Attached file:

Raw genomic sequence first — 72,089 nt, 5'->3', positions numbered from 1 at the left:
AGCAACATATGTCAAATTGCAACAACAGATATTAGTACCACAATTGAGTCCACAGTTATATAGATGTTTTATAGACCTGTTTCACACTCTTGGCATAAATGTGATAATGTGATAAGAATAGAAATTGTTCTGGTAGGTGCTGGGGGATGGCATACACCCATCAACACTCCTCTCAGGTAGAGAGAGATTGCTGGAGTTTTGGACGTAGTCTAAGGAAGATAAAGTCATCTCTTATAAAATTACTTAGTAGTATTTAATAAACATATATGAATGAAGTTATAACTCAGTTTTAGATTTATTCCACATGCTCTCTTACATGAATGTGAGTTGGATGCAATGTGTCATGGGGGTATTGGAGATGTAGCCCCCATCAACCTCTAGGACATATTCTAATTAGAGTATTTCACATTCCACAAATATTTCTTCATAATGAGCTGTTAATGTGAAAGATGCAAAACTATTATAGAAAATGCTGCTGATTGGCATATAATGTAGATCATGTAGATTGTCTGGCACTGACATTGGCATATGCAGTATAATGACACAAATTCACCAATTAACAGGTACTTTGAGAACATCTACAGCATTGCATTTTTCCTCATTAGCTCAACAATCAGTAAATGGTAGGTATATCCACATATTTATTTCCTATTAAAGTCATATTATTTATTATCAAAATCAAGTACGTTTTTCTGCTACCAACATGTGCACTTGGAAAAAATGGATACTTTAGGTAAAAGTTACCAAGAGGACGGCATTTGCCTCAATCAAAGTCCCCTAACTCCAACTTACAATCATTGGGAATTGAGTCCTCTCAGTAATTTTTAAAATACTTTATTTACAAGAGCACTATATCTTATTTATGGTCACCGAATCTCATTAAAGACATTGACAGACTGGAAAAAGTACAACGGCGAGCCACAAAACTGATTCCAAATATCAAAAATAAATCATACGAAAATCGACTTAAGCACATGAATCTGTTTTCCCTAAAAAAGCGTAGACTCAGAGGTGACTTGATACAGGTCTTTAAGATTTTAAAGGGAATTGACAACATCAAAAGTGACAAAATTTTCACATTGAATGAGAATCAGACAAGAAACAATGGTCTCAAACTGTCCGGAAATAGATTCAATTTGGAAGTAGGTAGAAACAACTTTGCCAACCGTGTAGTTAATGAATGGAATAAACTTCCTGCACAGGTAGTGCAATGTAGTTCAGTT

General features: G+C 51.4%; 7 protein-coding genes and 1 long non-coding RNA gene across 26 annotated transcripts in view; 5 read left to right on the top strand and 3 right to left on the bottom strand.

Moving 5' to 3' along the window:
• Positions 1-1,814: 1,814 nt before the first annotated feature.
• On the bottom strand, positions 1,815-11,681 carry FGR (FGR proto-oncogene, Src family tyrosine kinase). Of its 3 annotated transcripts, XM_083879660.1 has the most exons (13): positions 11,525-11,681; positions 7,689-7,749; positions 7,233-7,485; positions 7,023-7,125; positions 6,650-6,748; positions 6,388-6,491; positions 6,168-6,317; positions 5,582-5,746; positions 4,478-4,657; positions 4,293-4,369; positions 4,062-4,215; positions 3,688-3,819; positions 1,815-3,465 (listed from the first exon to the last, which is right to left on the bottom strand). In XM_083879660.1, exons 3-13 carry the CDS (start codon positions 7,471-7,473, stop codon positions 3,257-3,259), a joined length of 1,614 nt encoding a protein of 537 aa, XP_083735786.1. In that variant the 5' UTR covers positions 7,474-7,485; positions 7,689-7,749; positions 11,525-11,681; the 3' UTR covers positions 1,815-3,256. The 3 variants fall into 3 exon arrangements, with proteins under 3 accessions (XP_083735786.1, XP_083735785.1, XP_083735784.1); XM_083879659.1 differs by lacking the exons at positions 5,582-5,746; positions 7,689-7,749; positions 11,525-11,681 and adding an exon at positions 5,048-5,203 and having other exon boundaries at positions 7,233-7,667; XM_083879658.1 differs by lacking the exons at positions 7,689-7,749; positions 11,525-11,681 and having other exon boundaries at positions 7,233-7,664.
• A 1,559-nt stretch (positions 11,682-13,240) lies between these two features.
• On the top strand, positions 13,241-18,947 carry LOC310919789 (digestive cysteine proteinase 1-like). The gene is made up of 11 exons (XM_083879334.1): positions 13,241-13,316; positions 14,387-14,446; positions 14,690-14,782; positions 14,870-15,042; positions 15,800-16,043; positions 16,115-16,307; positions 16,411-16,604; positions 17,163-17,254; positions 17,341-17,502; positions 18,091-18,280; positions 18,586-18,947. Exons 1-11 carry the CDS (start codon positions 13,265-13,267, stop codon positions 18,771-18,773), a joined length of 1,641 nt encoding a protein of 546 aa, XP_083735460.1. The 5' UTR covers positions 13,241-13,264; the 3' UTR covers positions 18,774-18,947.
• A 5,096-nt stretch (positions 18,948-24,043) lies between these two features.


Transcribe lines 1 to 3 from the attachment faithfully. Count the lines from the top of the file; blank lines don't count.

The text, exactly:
Raw genomic sequence first — 72,089 nt, 5'->3', positions numbered from 1 at the left:
AGCAACATATGTCAAATTGCAACAACAGATATTAGTACCACAATTGAGTCCACAGTTATATAGATGTTTTATAGACCTGTTTCACACTCTTGGCATAAATGTGATAATGTGATAAGAATAGAAATTGTTCTGGTAGGTGCTGGGGGATGGCATACACCCATCAACACTCCTCTCAGGTAGAGAGAGATTGCTGGAGTTTTGGACGTAGTCTAAGGAAGATAAAGTCATCTCTTATAAAATTACTTAGTAGTATTTAATAAACATATATGAATGAAGTTATAACTCAGTTTTAGATTTATTCCACATGCTCTCTTACATGAATGTGAGTTGGATGCAATGTGTCATGGGGGTATTGGAGATGTAGCCCCCATCAACCTCTAGGACATATTCTAATTAGAGTATTTCACATTCCACAAATATTTCTTCATAATGAGCTGTTAATGTGAAAGATGCAAAACTATTATAGAAAATGCTGCTGATTGGCATATAATGTAGATCATGTAGATTGTCTGGCACTGACATTGGCATATGCAGTATAATGACACAAATTCACCAATTAACAGGTACTTTGAGAACATCTACAGCATTGCATTTTTCCTCATTAGCTCAACAATCAGTAAATGGTAGGTATATCCACATATTTATTTCCTATTAAAGTCATATTATTTATTATCAAAATCAAGTACGTTTTTCTGCTACCAACATGTGCACTTGGAAAAAATGGATACTTTAGGTAAAAGTTACCAAGAGGACGGCATTTGCCTCAATCAAAGTCCCCTAACTCCAACTTACAATCATTGGGAATTGAGTCCTCTCAGTAATTTTTAAAATACTTTATTTACAAGAGCACTATATCTTATTTATGGTCACCGAATCTCATTAAAGACATTGACAGACTGGAAAAAGTACAACGGCGAGCCACAAAACTGATTCCAAATATCAAAAATAAATCATACGAAAATCGACTTAAGCACATGAATCTGTTTTCCCTAAAAAAGCGTAGACTCAGAGGTGACTTGATACAGGTCTTTAAGATTTTAAAGGGAATTGACAACATCAAAAGTGACAAAATTTTCACATTGAATGAGAATCAGACAAGAAACAATGGTCTCAAACTGTCCGGAAATAGATTCAATTTGGAAGTAGGTAGAAACAACTTTGCCAACCGTGTAGTTAATGAATGGAATAAACTTCCTGCACAGGTAGTGCAATGTAGTTCAGTT

General features: G+C 51.4%; 7 protein-coding genes and 1 long non-coding RNA gene across 26 annotated transcripts in view; 5 read left to right on the top strand and 3 right to left on the bottom strand.